Apple is at the heart of software company Jamf’s appeal
When you live by
Apple, you die by Apple.
Jamf Holding investors have learned this the hard way, but its stock looks set to rebound.
The past four months have not been good for Jamf. On November 10, Apple (ticker: AAPL) announced that it would launch Apple Business Essentials, which would provide new device onboarding and cloud management for small businesses. That’s exactly what Jamf (JAMF), which serves businesses and educational institutions, is doing, and its stock has fallen 32% since the announcement.
The sharp decline in the stock appears to be an overreaction. While Apple’s announcement was alarming, there are signs that Apple still views Minneapolis-based Jamf as a partner, not a competitor, and that its new unit won’t affect sales of the device too much. software publisher. Large customers, including
General Electric (GE), and even Apple itself, seem to stick with Jamf. At around two-thirds of the price it was trading at just a few months ago, the stock now looks like a good rally.
Jamf’s growth certainly looks impressive. On March 1, the $3.9 billion company reported fourth-quarter earnings of two cents per share, beating forecast by a penny, on sales of $103.8 million, ahead of forecast. of $100.3 million. It also recorded total annual recurring revenue of $412.5 million, above Wall Street expectations of $399 million and up 45% from the prior year, with organic annual recurring revenue – which do not include new acquisitions – up about 37%.
Analysts expect annual recurring revenue, or ARR, to grow at a 24% annual rate, to $632 million, over the next two years. This will be primarily due to commercial customers, which management said in its fourth quarter earnings call drove much of the overall year-over-year growth in recurring revenue.
|Change since the beginning of the year||-9.90%|
|Market value (bil)||$4.10|
|2022E sales (millions)||$470|
|2022E net income (mil)||$18.40|
Needham analyst Josh Reilly sees even more potential ahead. Jamf can sustain an ARR growth rate above 30% over the next few years, it claims, which would bring the 2023 analyst consensus ARR to more than $700 million. “There are a lot of growth opportunities here,” Reilly says.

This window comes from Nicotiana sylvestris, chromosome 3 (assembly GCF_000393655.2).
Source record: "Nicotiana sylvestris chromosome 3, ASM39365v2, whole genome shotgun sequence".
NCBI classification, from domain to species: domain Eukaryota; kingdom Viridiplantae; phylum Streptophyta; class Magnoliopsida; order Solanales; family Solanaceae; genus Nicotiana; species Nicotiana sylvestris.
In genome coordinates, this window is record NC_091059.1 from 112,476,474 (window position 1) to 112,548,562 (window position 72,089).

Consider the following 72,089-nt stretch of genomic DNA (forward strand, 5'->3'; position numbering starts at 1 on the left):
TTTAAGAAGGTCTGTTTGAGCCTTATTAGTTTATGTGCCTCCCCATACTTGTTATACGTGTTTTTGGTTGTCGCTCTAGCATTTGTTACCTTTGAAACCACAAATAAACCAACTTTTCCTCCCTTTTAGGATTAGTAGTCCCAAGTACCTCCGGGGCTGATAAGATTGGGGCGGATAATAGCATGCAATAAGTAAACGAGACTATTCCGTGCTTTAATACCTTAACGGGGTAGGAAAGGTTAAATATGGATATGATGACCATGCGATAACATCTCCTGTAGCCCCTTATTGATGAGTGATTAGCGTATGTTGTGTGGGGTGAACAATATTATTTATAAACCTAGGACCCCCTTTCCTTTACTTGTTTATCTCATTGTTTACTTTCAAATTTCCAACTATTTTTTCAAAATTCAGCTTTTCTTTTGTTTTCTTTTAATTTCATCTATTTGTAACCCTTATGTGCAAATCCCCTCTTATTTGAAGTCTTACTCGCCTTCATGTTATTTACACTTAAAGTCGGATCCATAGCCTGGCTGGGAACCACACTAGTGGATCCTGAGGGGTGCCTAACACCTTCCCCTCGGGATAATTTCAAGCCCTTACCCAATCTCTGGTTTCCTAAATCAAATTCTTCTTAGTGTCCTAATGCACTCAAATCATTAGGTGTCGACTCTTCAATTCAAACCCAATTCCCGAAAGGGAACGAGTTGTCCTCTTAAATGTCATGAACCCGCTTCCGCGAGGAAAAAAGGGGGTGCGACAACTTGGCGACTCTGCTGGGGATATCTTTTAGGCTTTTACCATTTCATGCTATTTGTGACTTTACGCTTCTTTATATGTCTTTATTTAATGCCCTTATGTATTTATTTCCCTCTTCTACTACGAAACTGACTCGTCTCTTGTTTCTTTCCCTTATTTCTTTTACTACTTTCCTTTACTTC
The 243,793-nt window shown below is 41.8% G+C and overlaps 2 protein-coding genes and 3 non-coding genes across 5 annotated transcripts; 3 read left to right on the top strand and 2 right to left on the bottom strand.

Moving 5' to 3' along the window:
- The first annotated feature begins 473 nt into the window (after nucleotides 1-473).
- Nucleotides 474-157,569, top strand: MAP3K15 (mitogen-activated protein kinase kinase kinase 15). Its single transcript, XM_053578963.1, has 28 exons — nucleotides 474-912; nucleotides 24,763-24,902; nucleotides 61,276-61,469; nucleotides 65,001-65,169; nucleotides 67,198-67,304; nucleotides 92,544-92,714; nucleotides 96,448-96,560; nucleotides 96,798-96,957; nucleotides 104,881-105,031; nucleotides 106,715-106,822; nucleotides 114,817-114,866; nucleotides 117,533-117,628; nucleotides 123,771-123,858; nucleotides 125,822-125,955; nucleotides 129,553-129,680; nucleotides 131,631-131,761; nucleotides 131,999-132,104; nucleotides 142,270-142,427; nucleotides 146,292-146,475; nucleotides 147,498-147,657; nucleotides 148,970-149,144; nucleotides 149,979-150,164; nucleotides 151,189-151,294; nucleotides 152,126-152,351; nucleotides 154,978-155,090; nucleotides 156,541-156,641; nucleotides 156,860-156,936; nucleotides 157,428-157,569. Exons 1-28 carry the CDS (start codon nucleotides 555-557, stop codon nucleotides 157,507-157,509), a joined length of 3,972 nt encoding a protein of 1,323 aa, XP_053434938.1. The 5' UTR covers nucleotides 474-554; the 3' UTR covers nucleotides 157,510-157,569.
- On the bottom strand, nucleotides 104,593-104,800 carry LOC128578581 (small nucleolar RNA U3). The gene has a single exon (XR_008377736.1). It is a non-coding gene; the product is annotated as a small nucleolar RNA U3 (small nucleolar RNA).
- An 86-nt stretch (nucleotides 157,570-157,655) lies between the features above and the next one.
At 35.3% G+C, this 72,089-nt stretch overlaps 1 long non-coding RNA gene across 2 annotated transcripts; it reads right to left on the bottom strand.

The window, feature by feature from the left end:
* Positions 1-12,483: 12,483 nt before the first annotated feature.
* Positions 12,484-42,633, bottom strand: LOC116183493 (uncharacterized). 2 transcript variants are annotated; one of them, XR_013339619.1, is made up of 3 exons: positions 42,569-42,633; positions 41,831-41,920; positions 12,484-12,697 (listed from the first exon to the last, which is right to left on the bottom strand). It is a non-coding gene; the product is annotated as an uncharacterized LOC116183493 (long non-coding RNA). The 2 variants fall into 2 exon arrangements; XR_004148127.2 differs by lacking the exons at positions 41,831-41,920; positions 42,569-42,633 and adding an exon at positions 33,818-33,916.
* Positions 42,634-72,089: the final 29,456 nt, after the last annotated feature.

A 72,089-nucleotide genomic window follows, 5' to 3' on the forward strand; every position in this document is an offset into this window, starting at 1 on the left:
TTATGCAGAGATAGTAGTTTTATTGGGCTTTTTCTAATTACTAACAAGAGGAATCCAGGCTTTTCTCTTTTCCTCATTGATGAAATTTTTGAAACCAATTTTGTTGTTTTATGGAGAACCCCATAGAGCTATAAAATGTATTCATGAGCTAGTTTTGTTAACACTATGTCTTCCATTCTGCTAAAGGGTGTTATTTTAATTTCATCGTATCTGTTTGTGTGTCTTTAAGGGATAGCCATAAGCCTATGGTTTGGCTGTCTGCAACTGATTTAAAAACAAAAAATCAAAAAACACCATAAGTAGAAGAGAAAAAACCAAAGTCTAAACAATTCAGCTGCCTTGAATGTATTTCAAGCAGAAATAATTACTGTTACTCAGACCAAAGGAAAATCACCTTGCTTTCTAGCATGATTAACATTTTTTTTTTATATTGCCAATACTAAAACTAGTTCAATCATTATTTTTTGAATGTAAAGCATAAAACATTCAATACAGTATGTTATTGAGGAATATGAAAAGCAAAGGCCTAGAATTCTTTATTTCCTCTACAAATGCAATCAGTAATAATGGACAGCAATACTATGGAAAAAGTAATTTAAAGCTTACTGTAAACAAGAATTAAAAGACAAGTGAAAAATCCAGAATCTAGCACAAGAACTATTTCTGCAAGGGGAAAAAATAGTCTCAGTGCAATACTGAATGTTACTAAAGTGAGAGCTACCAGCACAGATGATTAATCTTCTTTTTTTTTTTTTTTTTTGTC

In the real world, however, Jamf, which went public in July 2020, depends on Apple’s ecosystem for its business, which is why the tech titan’s announcement had such a big impact.
“In the short term, there are a lot of negatives,” says Eric Schiffer, founder of private equity firm Patriarch Organization. “[Apple] comes for them, which I think will reduce the valuation.
Jamf management has tried to downplay competition from Apple, given that the tech giant’s new unit is focused on small businesses. In November, Jamf Chief Financial Officer Jill Putman said the 500-or-less employee segment represents a low single-digit percentage of the company’s total ARR, implying that the overall impact of the decision Apple won’t be too difficult to manage. .
Catering to large customers has other advantages. Companies aren’t about to give up using Apple products, and Jamf is the leading software provider for Apple users. The company has more than 60,000 customers. Competitor Kandji, on the other hand, a private company, just got an $800 million valuation and has just over 1,000 customers, according to a Kandji blog post.
At the same time, Apple doesn’t seem interested in meeting the needs of larger customers, says Gregg Moskowitz, an analyst at Mizuho Securities. Jamf has become very good at delivering the kinds of complex solutions Apple product owners need. Its annual sales more than doubled from 2018 to $366 million in 2021, according to a Securities and Exchange Commission filing.
“All of this takes many years of investment,” Moskowitz said. “We don’t think Apple wants to take a combative approach to Jamf.”
Whether you agree with Moskowitz likely determines whether you think Jamf, which trades at 8.2 times 12-month forward sales, is still too expensive to buy, even after its recent haircut. The company is also dealing with rising interest rates, forcing investors to reassess how much they will pay for growth stocks like Jamf.
Still, Jamf is much cheaper today than it was just before Apple’s announcement, when it traded at 13 times forward sales. It is much more expensive than the
2.5 times, but just below the average US software stock, which trades at just over nine times sales and doesn’t see sales growing as quickly as Jamf.
RBC Capital Markets analyst Matthew Hedberg’s $47 price target implies the stock should trade at an enterprise value of 11 times its 2023 sales estimate, up 42.3 % from Friday’s closing price of $33.02.
“We remain positive on the strategic outlook and the potential for continued growth of over 30% in 2022,” Hedberg wrote. “One could argue for further multiple expansion.”
Or at least a significant rise in the title.
Write to Jacob Sonenshine at firstname.lastname@example.org